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MTG’s Fallout Commander decks revive the post-apocalyptic video game series’ greatest villains

Power armour, ghoul mayors and The Master show up in the latest preview for Fallout Universes Beyond release.

Image credit: Bethesda

Fallout’s particular style of a 1950s atomic wasteland comes to Magic: The Gathering on March 8th via a quartet of preconstructed Commander decks featuring characters, scenes and tech from across Bethesda’s popular video game franchise. This includes the big bosses of each of the mainline video games, such as The Master and Agent Frank Horrigan.

Publisher Wizards of the Coast opened a bottle of Nuka Cola during a recent WeeklyMTG stream to preview a few dozen new cards that players will find inside the Fallout Universes Beyond Commander decks. Like the Warhammer 40,000 decks released in 2022, these special releases will be available as 100-card packages and premium collector boosters, though the latter will only contain alternate art treatments and flavourful reprints - every new card can be collected without cracking a single pack.

Senior game designer at Wizards, Annie Sardelis, and Bethesda’s lead weapon and character artist Dane Olds spoke at a press preview about adapting Fallout’s “Americana twisted in this real way” to a trading card game best known for universe-hopping wizards, dragon-gods and a more ‘dudes with swords’ vibe. Studio X, MTG’s internal design team, apparently tried to capture niche moments that players would still recognise, small encapsulations of quintessential Fallout, instead of only focusing on main plot points and the most famous faces. But there are still plenty of those, too, in the form of Nick Valentine, Preston Garvey and Mr. House.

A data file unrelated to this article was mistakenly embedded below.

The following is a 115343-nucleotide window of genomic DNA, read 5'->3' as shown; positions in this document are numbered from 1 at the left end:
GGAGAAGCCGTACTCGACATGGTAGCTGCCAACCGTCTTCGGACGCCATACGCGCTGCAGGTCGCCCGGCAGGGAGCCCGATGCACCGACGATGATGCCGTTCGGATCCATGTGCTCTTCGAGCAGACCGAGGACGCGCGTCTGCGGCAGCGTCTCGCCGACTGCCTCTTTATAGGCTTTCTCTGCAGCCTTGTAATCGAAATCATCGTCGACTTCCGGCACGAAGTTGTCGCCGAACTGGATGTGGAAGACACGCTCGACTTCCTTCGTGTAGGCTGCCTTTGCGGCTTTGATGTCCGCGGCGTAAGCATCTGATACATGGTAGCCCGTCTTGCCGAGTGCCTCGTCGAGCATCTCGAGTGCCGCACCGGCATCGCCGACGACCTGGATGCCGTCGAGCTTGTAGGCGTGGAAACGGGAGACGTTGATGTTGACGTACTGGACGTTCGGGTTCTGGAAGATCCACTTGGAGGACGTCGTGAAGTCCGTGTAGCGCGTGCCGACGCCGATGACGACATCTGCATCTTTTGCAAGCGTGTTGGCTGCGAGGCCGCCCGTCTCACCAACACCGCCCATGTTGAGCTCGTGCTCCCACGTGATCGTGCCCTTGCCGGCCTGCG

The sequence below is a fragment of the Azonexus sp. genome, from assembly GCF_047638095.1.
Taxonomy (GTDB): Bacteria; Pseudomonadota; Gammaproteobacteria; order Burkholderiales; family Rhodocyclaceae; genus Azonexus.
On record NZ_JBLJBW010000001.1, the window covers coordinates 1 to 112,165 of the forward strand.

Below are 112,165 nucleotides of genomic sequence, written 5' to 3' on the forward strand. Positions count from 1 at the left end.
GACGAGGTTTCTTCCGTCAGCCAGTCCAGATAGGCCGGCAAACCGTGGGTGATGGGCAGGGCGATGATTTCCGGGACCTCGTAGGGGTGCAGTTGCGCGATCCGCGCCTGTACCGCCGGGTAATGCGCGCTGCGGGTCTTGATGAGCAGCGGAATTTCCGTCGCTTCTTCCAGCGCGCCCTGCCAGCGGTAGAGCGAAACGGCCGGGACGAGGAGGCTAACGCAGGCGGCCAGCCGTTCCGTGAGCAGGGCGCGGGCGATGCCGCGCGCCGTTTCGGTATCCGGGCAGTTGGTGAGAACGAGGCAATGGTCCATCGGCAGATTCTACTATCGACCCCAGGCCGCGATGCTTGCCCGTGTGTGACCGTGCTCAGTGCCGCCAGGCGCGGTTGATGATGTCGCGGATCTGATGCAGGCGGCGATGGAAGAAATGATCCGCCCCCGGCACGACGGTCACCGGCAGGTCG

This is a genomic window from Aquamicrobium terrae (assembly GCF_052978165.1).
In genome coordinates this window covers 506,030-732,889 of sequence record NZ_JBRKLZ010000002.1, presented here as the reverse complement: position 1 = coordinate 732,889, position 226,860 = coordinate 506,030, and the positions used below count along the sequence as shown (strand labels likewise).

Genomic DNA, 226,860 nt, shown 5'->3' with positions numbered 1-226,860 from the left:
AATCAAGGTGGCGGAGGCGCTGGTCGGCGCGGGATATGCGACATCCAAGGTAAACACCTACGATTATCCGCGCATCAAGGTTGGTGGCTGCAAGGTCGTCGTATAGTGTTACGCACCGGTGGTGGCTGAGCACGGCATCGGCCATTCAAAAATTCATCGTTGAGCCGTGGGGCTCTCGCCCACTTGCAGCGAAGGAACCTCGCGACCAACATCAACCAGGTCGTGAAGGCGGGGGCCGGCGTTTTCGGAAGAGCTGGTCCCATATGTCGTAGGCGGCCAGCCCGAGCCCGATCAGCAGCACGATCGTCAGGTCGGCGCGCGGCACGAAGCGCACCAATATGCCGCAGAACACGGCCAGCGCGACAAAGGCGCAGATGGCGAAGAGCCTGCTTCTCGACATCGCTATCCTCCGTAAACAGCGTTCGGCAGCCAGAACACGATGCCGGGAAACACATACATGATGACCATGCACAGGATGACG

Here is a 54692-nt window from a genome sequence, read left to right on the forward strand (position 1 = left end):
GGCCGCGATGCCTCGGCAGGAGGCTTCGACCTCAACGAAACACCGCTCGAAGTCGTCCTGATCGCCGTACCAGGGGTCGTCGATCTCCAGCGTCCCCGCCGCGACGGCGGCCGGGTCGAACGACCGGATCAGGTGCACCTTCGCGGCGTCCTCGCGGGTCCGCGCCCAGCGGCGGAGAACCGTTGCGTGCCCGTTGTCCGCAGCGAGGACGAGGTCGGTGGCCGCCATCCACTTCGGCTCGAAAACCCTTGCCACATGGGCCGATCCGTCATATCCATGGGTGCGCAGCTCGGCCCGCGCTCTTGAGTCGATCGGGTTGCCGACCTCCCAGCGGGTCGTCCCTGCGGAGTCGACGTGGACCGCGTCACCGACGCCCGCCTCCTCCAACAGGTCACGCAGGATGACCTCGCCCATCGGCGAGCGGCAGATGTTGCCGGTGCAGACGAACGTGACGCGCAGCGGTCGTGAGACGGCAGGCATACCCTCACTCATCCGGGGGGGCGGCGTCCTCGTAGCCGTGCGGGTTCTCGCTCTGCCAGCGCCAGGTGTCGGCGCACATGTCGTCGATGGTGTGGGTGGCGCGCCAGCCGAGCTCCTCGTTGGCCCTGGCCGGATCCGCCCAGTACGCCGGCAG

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Let’s quickly run down what we know about the four decks, the contents of which will be officially spoiled over the coming week. Each 100-card preconstructed deck is composed of a mixture of reprints bearing Fallout-style art and a bevy of new card designs that marry the video game’s world with MTG’s mechanics and competitive gameplay.

Scrappy Survivors

Commander: Dogmeat, Ever Loyal

Strategy: Go Tall (colloquially known as Voltron)

Known included cards:

Science!

Commander: Dr. Madison Li

Strategy: Use energy to power everything

Known included cards:

Mutant Menace

Commander: The Wise Mothman

Strategy: Rad Counters, which mill and damage everyone but buff your mutant creatures

Known included cards:

  • Hancock, Ghoulish Mayor
  • Nuclear Fallout
  • Guardian Project

Hail, Caesar!

Commander: Caesar, Legion’s Emperor

Strategy: Generate and sacrifice tokens, Squad support

Known included cards:

Images: Bethesda/Wizards of the Coast

The Squad keyword returns from the Warhammer 40,000 Commander decks to offer a little support to Caesar’s deck, while The Wise Mothman sports an entirely new player token playstyle with Rad Counters. Once accrued, these counters can be triggered by effects to make players mill cards from the top of their decks and take damage before shedding any Rad Counters. If you’re the Mothman player, you’ll also be buffing your menagerie of weird mutant creatures. Sardelis said the design team spent the longest time tuning this playstyle, as they wanted it to “feel bad, but not too bad,” - the first iteration of poison counters spring to mind.

Olds claimed that MTG is alive and well within the Bethesda studio culture, a habit started by Pete Hines, former vice president of marketing and apparently “really big Magic fan.” Hines would coordinate booster drafts in the office and started a Slack channel where cardboard-canny staff could share their love.

Some other bits from the press screening: you can find all seven S.P.E.C.I.A.L. trait bobblehead cards scattered across the four Commander decks, and a few Vault stories from the games are depicted as Sagas and tell the weird and often tragic fate of their inhabitants. Sardelis mentioned that plenty more faces from the Interplay era of the series (Fallout 1, Fallout 2 and Brotherhood of Steel) would appear on cards, but Wizards of the Coast kept those names in their blue and yellow jumpsuit for now.

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Chase Carter

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Chase is a freelance journalist and media critic. He enjoys the company of his two cats and always wants to hear more about that thing you love. Follow him on Twitter for photos of said cats and retweeted opinions from smarter folks.
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